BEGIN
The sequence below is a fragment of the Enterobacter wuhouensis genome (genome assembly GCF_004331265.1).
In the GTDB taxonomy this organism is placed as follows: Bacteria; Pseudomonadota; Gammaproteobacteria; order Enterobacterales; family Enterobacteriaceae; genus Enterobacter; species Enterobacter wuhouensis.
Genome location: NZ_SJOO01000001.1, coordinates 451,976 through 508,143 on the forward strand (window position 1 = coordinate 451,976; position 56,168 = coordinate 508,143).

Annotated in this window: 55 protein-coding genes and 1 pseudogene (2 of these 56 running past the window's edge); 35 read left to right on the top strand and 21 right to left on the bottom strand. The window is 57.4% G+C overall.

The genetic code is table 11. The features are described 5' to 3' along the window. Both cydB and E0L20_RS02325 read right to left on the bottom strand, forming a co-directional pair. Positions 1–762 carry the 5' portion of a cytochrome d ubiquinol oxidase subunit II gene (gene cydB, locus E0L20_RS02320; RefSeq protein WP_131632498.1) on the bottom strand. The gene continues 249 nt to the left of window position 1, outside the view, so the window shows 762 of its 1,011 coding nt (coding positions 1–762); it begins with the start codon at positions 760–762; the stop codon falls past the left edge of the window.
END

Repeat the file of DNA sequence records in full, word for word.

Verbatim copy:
The sequence below is a fragment of the Enterobacter wuhouensis genome (genome assembly GCF_004331265.1).
In the GTDB taxonomy this organism is placed as follows: Bacteria; Pseudomonadota; Gammaproteobacteria; order Enterobacterales; family Enterobacteriaceae; genus Enterobacter; species Enterobacter wuhouensis.
Genome location: NZ_SJOO01000001.1, coordinates 451,976 through 508,143 on the forward strand (window position 1 = coordinate 451,976; position 56,168 = coordinate 508,143).

Annotated in this window: 55 protein-coding genes and 1 pseudogene (2 of these 56 running past the window's edge); 35 read left to right on the top strand and 21 right to left on the bottom strand. The window is 57.4% G+C overall.

The genetic code is table 11. The features are described 5' to 3' along the window. Both cydB and E0L20_RS02325 read right to left on the bottom strand, forming a co-directional pair. Positions 1–762 carry the 5' portion of a cytochrome d ubiquinol oxidase subunit II gene (gene cydB, locus E0L20_RS02320; RefSeq protein WP_131632498.1) on the bottom strand. The gene continues 249 nt to the left of window position 1, outside the view, so the window shows 762 of its 1,011 coding nt (coding positions 1–762); it begins with the start codon at positions 760–762; the stop codon falls past the left edge of the window.